March 2018: Raj Nichani (L’00)
Michael Jordan’s father once told him that it was “never too late to do anything [he] wanted to do” and that Michael would “never know what [he] could accomplish until [he] tr[ied].” As simple a sentiment as that is, it seems that Raj Nichani has forged his own legal career in accordance with that same advice.
Raised in Daytona Beach, Florida, Raj loved living in the southern United States. He also admired his grandfather, a tax attorney, and his mother, a former student of the law. With his role models in mind, he decided he would pursue a legal career of his own.
He began his pursuit by graduating from Emory University in Atlanta, Georgia, with history and philosophy majors. From there, he went straight on to Syracuse University College of Law, his first of many moves where he would try something new to see what he could accomplish.
At Syracuse Law, Raj was a very active member of the student body, especially when it came to journals. Raj served as both the Managing Editor of the Syracuse Journal of Law and Technology and an editorial staff member of Syracuse Law Review.
“Law Review has had a significant impact on me,” he said. “One of the biggest things that I took away from Law Review was to be detail oriented and to make sure that whatever you write, even an email, is written properly.”
During his 2L summer, after working as a summer associate at Kelley Drye & Warren in New York City, he accepted a post-graduate job offer – another move to try something new to see what he could accomplish. The big move from his long-time home in the south, up to the bright lights of New York City was an adjustment, but he made the most of it over his several years as a litigation associate.
From there, he received an offer to return to Atlanta to work in securities law with Sutherland, Asbill & Brennan. After a few years at Sutherland, he then moved to securities law at Rogers & Hardin in Atlanta. But after several firms and several years, Raj came to a pivotal moment in his career.
“In 2005, after being at three great firms, I started to look at the clock every day and wonder when work was going to end,” he said. “At that point, you realize it is not because of the job but because of your lack of passion for what you are doing. I decided to call my recruiter who placed me at Rogers & Hardin LLP and tell her that I’m leaving, and she told me to come in and speak with her. I told her that I wanted to go back to Daytona Beach to sell T-Shirts with my parents, because if it was good enough for them, then it was good enough for me. I thought she was trying to sell me on another legal job, but I obliged her, and she literally gave me an offer I could not refuse: to help run her legal recruiting business – Hughes and Sloan.”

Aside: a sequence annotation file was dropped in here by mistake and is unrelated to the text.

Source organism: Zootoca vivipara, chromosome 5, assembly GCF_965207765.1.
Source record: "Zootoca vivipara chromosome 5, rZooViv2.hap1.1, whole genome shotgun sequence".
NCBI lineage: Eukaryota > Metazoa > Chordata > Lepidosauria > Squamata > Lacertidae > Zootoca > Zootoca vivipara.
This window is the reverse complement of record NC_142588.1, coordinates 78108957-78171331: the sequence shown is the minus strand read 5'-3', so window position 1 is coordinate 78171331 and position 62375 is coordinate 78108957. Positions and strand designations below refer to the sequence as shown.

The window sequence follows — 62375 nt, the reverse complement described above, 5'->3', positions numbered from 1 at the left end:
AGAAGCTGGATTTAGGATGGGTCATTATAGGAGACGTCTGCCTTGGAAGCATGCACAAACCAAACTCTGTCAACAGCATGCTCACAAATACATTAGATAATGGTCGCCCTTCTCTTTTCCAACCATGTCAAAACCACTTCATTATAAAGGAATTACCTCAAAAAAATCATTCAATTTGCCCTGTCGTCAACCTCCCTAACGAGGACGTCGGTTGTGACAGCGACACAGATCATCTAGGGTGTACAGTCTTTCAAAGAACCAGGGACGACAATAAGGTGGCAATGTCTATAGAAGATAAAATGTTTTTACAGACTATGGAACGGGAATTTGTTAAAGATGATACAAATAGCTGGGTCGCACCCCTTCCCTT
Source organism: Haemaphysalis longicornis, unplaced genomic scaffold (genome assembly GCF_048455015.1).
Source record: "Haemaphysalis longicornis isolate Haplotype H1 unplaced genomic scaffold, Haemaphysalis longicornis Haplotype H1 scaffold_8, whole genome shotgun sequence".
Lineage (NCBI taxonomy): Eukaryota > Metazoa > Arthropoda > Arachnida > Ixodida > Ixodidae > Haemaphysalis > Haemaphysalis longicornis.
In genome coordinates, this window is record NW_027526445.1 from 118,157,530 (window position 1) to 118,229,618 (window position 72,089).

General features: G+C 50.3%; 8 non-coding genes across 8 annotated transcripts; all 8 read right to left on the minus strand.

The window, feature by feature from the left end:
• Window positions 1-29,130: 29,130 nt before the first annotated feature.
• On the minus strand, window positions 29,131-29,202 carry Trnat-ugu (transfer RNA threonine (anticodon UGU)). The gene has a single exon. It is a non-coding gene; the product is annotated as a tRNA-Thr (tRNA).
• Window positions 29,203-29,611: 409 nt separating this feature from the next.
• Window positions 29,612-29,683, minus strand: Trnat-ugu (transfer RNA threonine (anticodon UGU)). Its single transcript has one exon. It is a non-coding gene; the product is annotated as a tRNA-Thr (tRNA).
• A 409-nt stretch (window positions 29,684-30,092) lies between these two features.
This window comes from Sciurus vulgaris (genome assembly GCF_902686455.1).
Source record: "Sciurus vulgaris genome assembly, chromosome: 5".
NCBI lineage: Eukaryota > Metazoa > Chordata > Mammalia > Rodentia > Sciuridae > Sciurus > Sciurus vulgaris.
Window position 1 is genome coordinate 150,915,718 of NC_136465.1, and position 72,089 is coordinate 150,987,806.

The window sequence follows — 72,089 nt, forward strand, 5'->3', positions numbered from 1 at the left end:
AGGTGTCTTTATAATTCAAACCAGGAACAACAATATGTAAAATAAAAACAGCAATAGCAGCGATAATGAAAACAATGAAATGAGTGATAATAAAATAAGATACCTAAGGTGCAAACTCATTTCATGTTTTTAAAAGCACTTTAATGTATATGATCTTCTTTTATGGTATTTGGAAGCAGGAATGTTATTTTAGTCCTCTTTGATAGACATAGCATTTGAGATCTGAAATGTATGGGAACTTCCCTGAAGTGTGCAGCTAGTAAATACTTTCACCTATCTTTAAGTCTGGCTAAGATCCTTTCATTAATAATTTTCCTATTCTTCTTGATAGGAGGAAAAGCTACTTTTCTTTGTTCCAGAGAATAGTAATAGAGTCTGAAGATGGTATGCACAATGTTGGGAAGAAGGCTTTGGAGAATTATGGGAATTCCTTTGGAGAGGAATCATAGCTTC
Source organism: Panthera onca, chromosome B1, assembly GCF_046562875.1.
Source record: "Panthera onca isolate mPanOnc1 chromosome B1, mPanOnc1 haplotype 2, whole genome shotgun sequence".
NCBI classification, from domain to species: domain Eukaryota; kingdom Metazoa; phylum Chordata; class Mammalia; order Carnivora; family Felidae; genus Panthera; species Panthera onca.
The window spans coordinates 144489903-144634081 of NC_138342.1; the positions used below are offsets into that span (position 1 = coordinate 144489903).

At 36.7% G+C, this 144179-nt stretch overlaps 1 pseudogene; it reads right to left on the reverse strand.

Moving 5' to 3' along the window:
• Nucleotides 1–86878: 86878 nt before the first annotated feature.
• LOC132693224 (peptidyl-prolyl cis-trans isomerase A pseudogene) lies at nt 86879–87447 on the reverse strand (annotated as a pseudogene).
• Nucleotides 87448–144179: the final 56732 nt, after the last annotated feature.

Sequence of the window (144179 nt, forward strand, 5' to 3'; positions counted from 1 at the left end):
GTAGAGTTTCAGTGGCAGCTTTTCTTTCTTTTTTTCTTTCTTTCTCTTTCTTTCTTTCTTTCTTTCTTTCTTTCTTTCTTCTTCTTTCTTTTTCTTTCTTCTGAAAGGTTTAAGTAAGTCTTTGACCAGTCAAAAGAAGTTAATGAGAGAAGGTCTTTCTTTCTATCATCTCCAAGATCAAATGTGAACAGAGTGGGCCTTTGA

It was then that Raj realized it still wasn’t too late to try something new and see what he could, yet again, work to accomplish. So, he accepted the offer and began working as the Vice President of Legal Recruiting. Following Hughes & Sloan, he worked in legal recruiting for FirstPro, which “gave [him] some great experience for a little over a year and half.”
Raj quickly found that recruiting was his true passion, so much so, that he eventually opened his own legal recruiting agency in 2010: The RMN Agency. This “dream” that became a reality runs on the principle that recruiting and matching are about assessing the bigger picture: from work-life balance, to career goals, to the marrying of clients’ wants with employers’ needs.
“Having a law degree does not just mean you have to be a lawyer in a law firm,” Raj said. “Being equipped with a law degree gives you so many options to succeed in so many different job paths. I chose to be a legal recruiter, but I have come across so many people that have taken their law degrees and used them to do so many different things in so many different industries.”
So, how do you find your true calling in the legal profession? And how do you stay open to whatever that could be? Raj says there’s one simple answer.
“Networking, networking, networking! Meet as many people as you can[,] and don’t lose touch,” he said. “People are always willing to help you, so the more people you meet, the better.”
So, just as MJ learned from his father, Raj came to find in his own journey that, simply because he pursued a career in private securities litigation for years, that did not mean he was locked in for life. He never knew what he could accomplish when he was just starting out as a litigation associate in New York City. Today, he runs an the award-winning legal recruiting agency in Atlanta.
“I was lucky to fall into an industry that I love and enjoy work daily,” he said, “and I hope that for others that have law degrees, whether it the traditional path or non-traditional path.”
This story was written by Legal Pulse Editor Samantha Pallini and is the seventh installment of Syracuse Law Review’s monthly feature, “Alum of the Month.” Stay tuned for next month’s feature on another noteworthy Syracuse Law Review alumnus!